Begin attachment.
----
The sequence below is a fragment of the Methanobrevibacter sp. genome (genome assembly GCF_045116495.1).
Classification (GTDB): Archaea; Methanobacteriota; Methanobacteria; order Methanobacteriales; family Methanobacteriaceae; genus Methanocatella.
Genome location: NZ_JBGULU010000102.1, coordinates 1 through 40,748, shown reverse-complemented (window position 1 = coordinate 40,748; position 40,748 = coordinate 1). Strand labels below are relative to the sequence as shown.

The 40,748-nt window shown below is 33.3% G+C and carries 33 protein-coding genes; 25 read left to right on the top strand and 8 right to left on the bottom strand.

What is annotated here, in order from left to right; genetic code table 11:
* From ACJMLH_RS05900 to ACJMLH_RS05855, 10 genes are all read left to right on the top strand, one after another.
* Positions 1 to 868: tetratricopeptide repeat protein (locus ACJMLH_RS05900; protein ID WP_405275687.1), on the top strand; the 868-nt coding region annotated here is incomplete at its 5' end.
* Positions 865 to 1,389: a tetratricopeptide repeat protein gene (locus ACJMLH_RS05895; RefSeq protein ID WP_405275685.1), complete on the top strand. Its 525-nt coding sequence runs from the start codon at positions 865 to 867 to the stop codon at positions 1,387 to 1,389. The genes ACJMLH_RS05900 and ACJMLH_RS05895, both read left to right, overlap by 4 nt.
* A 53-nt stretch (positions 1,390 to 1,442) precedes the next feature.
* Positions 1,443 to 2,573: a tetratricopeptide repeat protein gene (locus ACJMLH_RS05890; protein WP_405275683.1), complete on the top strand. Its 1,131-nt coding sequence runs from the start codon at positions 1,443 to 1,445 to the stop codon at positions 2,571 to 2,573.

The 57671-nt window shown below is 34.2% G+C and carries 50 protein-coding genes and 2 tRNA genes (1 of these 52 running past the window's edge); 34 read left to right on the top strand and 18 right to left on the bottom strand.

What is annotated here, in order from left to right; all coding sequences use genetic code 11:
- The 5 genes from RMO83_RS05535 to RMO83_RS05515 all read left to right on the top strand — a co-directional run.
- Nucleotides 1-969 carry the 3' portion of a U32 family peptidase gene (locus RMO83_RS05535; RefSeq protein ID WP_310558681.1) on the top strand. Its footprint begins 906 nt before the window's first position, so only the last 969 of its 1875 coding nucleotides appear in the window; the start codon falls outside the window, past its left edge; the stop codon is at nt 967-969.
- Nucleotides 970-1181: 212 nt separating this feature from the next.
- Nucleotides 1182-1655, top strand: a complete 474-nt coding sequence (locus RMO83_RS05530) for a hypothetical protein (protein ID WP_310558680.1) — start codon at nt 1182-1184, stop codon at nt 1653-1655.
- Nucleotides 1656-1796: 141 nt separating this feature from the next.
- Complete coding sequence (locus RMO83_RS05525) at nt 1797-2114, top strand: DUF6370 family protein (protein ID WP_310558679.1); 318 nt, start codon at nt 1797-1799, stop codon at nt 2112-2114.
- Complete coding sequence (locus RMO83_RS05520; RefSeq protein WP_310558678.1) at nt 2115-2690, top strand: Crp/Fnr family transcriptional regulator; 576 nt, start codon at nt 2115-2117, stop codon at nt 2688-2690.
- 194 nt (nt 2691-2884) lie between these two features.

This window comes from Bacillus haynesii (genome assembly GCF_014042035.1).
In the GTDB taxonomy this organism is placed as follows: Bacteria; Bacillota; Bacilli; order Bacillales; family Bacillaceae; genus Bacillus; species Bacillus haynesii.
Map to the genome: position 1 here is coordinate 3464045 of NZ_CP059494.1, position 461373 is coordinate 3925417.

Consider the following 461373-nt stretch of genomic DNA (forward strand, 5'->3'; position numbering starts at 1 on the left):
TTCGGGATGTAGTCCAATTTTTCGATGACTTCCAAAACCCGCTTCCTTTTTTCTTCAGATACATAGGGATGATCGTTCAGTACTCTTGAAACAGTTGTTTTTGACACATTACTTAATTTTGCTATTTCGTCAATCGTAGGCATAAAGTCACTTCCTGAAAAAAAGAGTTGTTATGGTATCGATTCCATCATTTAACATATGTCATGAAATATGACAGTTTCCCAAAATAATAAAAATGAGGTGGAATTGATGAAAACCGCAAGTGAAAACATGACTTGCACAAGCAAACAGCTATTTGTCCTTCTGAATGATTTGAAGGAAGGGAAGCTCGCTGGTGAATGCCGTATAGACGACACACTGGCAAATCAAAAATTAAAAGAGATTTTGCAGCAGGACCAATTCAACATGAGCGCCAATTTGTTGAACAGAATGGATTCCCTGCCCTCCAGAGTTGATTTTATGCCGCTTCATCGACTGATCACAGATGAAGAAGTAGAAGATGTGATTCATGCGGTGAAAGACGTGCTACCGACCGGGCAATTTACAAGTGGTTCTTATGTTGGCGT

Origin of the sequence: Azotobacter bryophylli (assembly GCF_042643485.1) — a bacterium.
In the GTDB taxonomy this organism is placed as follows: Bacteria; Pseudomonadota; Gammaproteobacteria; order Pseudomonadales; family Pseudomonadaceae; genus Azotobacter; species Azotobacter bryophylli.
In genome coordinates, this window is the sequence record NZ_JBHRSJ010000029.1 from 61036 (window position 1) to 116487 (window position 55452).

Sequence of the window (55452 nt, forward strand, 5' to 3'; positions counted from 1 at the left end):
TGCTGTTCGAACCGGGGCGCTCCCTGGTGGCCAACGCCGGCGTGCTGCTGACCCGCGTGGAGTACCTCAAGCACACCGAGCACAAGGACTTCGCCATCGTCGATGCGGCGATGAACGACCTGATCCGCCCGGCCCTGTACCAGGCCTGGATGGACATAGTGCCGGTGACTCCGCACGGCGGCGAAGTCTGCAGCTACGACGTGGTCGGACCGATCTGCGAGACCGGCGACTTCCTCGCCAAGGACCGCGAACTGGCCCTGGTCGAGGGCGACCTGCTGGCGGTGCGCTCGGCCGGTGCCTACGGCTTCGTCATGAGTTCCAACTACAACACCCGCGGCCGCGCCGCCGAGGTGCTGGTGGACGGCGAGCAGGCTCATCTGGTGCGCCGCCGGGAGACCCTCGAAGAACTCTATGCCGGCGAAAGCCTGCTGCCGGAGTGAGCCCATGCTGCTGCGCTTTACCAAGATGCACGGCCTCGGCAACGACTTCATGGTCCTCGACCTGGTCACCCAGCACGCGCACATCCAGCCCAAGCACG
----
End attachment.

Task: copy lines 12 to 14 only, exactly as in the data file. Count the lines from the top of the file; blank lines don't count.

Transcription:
What is annotated here, in order from left to right; all coding sequences use genetic code 11:
- The 5 genes from RMO83_RS05535 to RMO83_RS05515 all read left to right on the top strand — a co-directional run.
- Nucleotides 1-969 carry the 3' portion of a U32 family peptidase gene (locus RMO83_RS05535; RefSeq protein ID WP_310558681.1) on the top strand. Its footprint begins 906 nt before the window's first position, so only the last 969 of its 1875 coding nucleotides appear in the window; the start codon falls outside the window, past its left edge; the stop codon is at nt 967-969.